Asian stocks up ahead of inflation tests

Asian stocks up ahead of inflation tests
Asian stocks up ahead of inflation tests

Asian stocks edged higher on Monday as investors braced for a data-heavy week that culminates with a key U.S. inflation report that could pave the way for a cut in interest rates there, even if not for several months.

Public holidays in the United States and the United Kingdom made trading difficult ahead of Friday’s figures on core personal consumption expenditures (PCE), the Federal Reserve’s preferred measure of inflation. Median forecasts call for an increase of 0.3% in April, which would keep the annual pace at 2.8%, with downside risks.

“Consumer and producer price data suggest that core PCE inflation lost momentum in April, after a strong start to the year. Indeed, we expect the core index to rise by 0.22% m/m versus 0.32% in March and an initial estimate of 0.25%,” TD Securities analysts said in a note.

“We also expect the main index to increase by 0.23% from March, while the benchmark index will likely shrink to 0.26%.

Euro zone inflation figures are also due on Friday and an expected rise to 2.5% should not prevent the European Central Bank from easing policy next week.

Policymakers Piero Cipollone and Fabio Panetta both indicated an upcoming cut over the weekend, while markets imply an 88% chance of an easing to 3.75% on June 6.

The Bank of Canada could also ease policy next week, while the Fed would wait until September to take its first steps.

At least eight Fed officials are scheduled to speak this week, including twice the influential New York Fed Director John Williams.

The head and deputy head of the Bank of Japan will speak later on Monday, along with the ECB’s chief economist. The BOJ will hold its policy meeting on June 14 and it is possible that it will deviate from the global trend and raise rates again, albeit at a modest level of 0.15%.

The prospect of lower borrowing costs across most of the world has been positive for stocks and commodities, although many markets suffered profit-taking last week.

MSCI’s broadest index of Asia-Pacific shares outside Japan firmed 0.1%, after sliding 1.5% last week and moving away from a two-year peak .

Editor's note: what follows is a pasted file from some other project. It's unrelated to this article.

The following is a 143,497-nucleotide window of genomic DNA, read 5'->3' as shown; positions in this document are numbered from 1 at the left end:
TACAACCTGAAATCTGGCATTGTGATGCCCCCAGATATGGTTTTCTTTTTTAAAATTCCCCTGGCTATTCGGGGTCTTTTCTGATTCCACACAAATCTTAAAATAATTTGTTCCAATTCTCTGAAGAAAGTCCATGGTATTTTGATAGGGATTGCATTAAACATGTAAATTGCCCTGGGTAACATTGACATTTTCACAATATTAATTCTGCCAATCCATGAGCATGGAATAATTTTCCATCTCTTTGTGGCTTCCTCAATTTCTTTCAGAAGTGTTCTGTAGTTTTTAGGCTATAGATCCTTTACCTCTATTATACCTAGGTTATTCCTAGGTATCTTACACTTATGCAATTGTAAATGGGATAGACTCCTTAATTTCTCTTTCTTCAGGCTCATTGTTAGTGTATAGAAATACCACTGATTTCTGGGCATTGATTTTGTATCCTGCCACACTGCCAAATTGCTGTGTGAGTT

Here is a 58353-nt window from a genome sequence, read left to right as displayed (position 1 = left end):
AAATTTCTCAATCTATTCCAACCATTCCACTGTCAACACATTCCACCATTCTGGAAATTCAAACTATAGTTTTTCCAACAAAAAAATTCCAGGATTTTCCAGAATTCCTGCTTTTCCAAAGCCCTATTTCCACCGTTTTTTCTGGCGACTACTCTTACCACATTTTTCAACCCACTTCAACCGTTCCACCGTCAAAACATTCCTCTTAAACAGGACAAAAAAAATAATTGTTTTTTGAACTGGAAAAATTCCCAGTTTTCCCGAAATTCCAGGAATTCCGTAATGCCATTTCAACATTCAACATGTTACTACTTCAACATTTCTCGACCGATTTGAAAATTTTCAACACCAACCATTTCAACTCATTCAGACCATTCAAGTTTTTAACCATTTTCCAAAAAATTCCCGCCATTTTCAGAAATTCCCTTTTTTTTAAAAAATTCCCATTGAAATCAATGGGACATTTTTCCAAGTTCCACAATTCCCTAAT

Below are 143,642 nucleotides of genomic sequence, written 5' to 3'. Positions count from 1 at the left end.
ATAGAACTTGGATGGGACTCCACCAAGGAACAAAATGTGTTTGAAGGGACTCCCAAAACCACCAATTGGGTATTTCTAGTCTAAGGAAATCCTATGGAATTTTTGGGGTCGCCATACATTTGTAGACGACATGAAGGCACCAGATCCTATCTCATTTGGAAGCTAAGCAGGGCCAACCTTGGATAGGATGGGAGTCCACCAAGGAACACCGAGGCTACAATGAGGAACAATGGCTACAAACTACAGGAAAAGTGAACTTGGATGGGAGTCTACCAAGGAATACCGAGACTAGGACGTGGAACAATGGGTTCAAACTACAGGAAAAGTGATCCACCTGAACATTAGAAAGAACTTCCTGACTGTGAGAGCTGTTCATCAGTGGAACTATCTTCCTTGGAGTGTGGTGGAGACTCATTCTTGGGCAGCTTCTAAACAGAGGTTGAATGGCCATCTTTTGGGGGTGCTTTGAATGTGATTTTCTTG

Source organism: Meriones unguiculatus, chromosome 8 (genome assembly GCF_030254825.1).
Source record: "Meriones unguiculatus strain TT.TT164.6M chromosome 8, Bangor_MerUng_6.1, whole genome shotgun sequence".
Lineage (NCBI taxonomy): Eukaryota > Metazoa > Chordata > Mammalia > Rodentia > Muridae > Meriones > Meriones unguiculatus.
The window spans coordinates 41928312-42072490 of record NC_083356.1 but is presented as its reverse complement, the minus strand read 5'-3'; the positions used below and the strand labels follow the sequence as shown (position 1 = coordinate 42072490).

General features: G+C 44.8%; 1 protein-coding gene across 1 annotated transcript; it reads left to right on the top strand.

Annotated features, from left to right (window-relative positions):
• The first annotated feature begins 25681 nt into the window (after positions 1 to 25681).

Japan’s Nikkei rose 0.3%, ahead of the release of consumer prices in Tokyo later in the week.

S&P 500 futures were flat, while Nasdaq futures fell 0.1% after hitting record highs last week following Nvidia’s earnings release that beat expectations.

Indeed, Nvidia alone has accounted for a quarter of the S&P 500’s gains since the start of the year, while the 7 technology darlings have increased by 24% over the year.

In the currency markets, attention was once again focused on the yen and the risk of Japanese intervention before the 160.00 level. The dollar settled at 156.89 yen, after gaining 0.9% last week and moving closer to its recent high of 160.245. Japan renewed efforts to counter excessive falls in the yen during a weekend meeting of Group of Seven (G7) financial leaders, after a recent rise in bond yields to a 12-year high failed to slow the decline of the currency.

The euro remained stable at $1.0845, far from its recent peak at $1.0895.

Gold held steady at $2,337 an ounce, after falling 3.4% last week and moving away from an all-time high of $2,449.89.

Oil prices remained near four-month lows on concerns about demand as the U.S. driving season begins this week. Investors are waiting to see whether OPEC+ will discuss further production cuts in an online meeting on June 2, although analysts doubt there will be consensus for such a move.

Brent was up 5 cents at $82.17 a barrel, while U.S. crude rose 9 cents to $77.81 a barrel.

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